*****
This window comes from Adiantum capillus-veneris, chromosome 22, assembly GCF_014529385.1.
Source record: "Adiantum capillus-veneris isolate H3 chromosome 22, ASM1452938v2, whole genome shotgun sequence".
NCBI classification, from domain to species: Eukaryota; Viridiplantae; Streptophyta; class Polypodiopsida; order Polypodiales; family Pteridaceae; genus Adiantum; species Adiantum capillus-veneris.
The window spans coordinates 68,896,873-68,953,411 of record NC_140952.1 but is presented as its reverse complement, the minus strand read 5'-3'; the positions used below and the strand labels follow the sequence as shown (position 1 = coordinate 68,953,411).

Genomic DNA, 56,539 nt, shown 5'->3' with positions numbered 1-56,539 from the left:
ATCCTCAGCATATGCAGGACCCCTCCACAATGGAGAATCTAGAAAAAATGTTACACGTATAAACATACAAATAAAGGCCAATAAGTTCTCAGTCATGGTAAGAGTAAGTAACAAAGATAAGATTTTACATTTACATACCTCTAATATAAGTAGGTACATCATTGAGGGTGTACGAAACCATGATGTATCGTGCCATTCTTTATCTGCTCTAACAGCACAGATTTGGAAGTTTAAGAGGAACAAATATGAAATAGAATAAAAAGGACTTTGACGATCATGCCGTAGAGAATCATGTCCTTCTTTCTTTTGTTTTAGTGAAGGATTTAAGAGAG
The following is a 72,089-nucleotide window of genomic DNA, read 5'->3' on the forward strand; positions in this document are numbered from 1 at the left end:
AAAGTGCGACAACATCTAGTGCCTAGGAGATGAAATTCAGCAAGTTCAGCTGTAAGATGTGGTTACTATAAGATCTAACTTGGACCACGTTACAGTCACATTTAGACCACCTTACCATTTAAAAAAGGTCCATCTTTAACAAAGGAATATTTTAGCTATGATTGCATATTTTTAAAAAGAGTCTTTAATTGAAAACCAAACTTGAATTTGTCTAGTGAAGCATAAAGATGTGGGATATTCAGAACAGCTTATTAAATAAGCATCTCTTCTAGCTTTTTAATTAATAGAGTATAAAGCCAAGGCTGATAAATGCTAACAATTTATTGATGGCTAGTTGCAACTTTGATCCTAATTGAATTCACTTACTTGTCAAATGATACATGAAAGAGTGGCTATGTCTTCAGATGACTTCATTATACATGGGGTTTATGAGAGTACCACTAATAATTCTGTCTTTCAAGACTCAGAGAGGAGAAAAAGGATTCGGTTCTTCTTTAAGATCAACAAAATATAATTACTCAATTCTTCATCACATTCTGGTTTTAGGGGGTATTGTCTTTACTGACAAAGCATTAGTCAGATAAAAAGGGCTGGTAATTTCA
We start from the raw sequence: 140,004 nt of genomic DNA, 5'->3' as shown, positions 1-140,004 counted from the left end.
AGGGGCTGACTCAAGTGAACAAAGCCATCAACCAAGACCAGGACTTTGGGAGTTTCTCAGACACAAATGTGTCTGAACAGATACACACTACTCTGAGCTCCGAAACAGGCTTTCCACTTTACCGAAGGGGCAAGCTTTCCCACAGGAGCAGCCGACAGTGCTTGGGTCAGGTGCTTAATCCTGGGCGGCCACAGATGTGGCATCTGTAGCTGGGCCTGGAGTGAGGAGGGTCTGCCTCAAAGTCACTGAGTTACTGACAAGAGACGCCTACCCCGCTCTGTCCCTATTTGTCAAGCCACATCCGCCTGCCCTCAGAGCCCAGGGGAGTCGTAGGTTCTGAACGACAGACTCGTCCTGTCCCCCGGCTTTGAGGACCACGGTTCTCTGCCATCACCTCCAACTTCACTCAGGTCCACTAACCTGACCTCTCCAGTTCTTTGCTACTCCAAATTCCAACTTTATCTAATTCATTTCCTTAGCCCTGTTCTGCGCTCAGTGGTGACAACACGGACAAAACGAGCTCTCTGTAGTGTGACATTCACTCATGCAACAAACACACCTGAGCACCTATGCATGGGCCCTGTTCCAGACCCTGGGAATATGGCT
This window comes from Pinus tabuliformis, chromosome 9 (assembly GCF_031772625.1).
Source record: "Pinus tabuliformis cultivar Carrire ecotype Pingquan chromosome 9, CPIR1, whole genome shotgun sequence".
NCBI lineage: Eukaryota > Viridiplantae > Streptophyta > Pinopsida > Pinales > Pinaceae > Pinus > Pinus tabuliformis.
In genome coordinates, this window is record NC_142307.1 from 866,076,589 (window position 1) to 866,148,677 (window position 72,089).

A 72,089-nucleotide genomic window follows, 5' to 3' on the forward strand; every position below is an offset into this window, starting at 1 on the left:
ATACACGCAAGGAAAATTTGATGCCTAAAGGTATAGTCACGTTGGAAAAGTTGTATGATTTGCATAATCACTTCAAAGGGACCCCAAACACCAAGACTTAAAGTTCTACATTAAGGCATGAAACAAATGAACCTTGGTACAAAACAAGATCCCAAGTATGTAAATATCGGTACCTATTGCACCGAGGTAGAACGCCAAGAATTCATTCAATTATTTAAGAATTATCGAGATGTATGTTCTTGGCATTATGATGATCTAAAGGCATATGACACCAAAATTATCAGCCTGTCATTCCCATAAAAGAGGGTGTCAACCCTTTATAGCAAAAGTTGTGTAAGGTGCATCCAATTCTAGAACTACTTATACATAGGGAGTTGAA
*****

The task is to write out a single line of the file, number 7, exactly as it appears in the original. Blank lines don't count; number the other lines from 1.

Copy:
The following is a 72,089-nucleotide window of genomic DNA, read 5'->3' on the forward strand; positions in this document are numbered from 1 at the left end: